Cameron Lew: Thank you! The funny thing is it’s not only the musical inspirations at the time, it’s also the media that I’m consuming that has a huge impact on what I’m creating. All of what I’m reading, watching, listening to gets output into the visual aspects associated with the album, or the layout of the text on the back cover of the vinyl.
I think, though, all three of the records (Spotlight People, Mahjong Room, and Rikki) are all different, and each is a stepping stone on a path I’m trying to go.
I promise we’ll talk about Rikki and Mahjong Room but first, we have to talk about Toaster_Music. I love covers, and clearly you do too. Can I ask where the inspiration for that came from?
Cameron Lew: I made Toaster_Music Vol.1 my Fall semester of my senior year at Chapman. I did it solely because I was commuting to Chapman from my parent’s house—40 minutes each way—with only a three hour break between classes. And like, I’m not gonna go to the library. I was in a phase of ‘I want to just make something to make something’. Originally though, I told myself I was gonna make a new song, every week. After that first one though I was like…’uh, let’s switch to covers instead.’ Then I slowly started posting them on instagram to my 20 fans at the time, and the response was positive and gave me something to do. It became more of a creative challenge: once a week, I would sit with a headphone running up my sweater during my History of Film class and within one day I would write, edit and mix a cover then release it. I ended up doing 16 covers for 16 weeks – the duration of the class. Then, for some odd reason, I put myself through it again and did 14 more covers [Toaster_Music_v2] Spring semester.
I wanted to ask about your choice for Toaster_Music. We’ve got Marvin Gaye, Billy Porter, The Temptations, so there’s a clear through-line of RnB, Soul and Motown. Yet, then, you throw a curveball from Feist and one of my favorite artists of all time: Glen Campbell. How did you go about picking which artists you wanted to include?
Cameron Lew: I mean I chose the songs two days before and only had three hours to do it, so I picked songs I was really familiar with. A lot of the soul songs were 45s my Grandparents sold and or gave to me; and I listened to Glenn Campbell and Feist a lot in high school. Honestly, they just felt like the classic songs that were warm and nostalgic.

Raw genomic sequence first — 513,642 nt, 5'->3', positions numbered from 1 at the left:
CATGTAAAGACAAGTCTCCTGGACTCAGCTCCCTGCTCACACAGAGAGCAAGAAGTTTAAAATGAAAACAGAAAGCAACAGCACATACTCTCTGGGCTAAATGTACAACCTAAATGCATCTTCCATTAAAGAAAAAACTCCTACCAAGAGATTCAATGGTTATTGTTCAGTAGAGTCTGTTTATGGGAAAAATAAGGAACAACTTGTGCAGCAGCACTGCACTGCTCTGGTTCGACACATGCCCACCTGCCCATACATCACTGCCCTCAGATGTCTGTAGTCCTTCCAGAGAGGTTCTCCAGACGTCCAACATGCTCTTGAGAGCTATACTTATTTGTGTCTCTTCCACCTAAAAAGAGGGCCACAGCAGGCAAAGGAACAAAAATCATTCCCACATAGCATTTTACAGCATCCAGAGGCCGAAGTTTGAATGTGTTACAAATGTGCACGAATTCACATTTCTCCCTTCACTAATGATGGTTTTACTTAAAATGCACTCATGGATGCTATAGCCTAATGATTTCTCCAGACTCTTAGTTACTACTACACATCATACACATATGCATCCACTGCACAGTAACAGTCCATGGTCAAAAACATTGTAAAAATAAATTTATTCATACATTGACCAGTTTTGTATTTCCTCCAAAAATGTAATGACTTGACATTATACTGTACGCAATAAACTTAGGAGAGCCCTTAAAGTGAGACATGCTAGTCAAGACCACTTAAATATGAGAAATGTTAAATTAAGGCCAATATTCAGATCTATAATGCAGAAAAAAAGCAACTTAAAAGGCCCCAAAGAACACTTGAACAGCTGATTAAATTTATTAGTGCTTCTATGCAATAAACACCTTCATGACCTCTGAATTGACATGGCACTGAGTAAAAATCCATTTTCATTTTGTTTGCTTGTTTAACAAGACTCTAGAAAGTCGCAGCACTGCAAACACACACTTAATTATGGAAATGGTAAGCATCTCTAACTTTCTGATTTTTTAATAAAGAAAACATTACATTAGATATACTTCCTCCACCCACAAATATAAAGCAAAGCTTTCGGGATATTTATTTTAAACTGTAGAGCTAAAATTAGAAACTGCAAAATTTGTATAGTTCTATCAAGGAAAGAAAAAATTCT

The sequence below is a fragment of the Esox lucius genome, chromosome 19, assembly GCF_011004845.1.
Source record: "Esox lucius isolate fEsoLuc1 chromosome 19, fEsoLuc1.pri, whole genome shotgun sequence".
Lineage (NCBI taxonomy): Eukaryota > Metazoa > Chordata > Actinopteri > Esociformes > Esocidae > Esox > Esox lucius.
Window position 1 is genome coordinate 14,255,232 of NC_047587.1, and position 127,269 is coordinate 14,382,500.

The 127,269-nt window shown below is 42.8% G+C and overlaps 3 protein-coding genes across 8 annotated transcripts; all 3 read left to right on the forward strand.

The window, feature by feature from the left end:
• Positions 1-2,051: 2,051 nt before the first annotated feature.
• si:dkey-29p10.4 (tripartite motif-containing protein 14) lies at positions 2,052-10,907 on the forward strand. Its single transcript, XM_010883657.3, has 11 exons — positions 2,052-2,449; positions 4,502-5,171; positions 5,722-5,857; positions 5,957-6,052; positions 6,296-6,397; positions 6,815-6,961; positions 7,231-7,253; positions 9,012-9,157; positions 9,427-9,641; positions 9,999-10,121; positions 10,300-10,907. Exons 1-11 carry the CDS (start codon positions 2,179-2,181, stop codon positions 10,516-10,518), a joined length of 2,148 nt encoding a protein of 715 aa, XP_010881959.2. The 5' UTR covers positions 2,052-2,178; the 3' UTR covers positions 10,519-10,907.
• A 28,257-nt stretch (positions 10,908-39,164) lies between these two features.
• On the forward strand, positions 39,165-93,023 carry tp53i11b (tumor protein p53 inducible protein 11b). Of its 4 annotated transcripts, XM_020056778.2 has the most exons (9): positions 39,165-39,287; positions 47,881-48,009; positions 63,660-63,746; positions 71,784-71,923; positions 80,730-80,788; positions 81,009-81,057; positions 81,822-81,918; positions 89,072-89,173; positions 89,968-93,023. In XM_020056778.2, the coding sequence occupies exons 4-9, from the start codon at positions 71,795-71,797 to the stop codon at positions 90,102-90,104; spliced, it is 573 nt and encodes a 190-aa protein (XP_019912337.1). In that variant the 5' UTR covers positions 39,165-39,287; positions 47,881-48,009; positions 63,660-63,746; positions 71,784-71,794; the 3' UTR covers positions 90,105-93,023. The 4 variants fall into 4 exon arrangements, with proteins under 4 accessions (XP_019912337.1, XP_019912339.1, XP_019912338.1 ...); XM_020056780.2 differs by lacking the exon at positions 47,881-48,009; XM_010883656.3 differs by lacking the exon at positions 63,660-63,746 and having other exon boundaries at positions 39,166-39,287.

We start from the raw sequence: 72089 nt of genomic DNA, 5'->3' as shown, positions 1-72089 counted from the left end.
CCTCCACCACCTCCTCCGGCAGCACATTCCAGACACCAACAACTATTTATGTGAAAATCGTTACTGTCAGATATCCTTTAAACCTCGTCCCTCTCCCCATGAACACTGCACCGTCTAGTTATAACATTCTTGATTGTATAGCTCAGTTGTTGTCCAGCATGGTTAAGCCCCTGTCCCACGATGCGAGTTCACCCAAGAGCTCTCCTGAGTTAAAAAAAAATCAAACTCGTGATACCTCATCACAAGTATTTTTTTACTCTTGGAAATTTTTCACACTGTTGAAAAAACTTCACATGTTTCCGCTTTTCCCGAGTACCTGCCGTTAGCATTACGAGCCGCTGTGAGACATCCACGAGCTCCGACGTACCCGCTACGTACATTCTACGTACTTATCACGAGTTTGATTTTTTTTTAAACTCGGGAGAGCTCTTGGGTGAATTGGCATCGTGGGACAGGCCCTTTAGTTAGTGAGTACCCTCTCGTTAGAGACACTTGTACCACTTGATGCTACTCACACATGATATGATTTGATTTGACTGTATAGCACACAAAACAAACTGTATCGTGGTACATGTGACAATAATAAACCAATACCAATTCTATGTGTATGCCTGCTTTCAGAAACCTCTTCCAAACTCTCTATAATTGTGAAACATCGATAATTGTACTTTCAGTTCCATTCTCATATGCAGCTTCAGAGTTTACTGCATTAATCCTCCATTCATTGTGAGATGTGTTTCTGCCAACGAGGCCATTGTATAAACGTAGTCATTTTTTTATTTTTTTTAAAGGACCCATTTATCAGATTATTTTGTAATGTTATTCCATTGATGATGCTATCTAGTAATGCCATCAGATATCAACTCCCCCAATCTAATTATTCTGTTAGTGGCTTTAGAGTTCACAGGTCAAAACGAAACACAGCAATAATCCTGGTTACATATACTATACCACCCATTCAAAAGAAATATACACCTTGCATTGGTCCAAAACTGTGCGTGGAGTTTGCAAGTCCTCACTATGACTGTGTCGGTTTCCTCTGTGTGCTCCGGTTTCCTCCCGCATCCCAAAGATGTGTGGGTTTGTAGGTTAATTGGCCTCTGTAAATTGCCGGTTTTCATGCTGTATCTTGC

Yeah, it feels warm and comforting. Would you say a lot of what you learned making Toaster_Music helped write Mahjong Room and Rikki?
Cameron Lew: From a technical aspect, the limitations of physical space [my car], time, song, etc it allowed me to just try new things like sound arrangement or instrumentation. There were so many things I did that I wouldn’t normally want to do on a record. I was unsure if a lot of it was gonna work but, if it didn’t work that week, I would have next week to try again. Then all that experimentation carried over pieces I liked to Mahjong Room, but with a chance to be more polished.
I wonder too if it helped you not be so precious about things? Like if something really isn’t working, you know it’s not the end of the world—there’s theoretically always a new cover next week.
Cameron Lew: For sure, I think that’s true In all the work I do: I get to a point where it’s good enough and I send it off. I don’t have my whole life to dwell on these things. Rikki was the first album we set a hard deadline for and maybe it stems from being an Editing Major, but it was so much better to have a due date to work towards and move on from.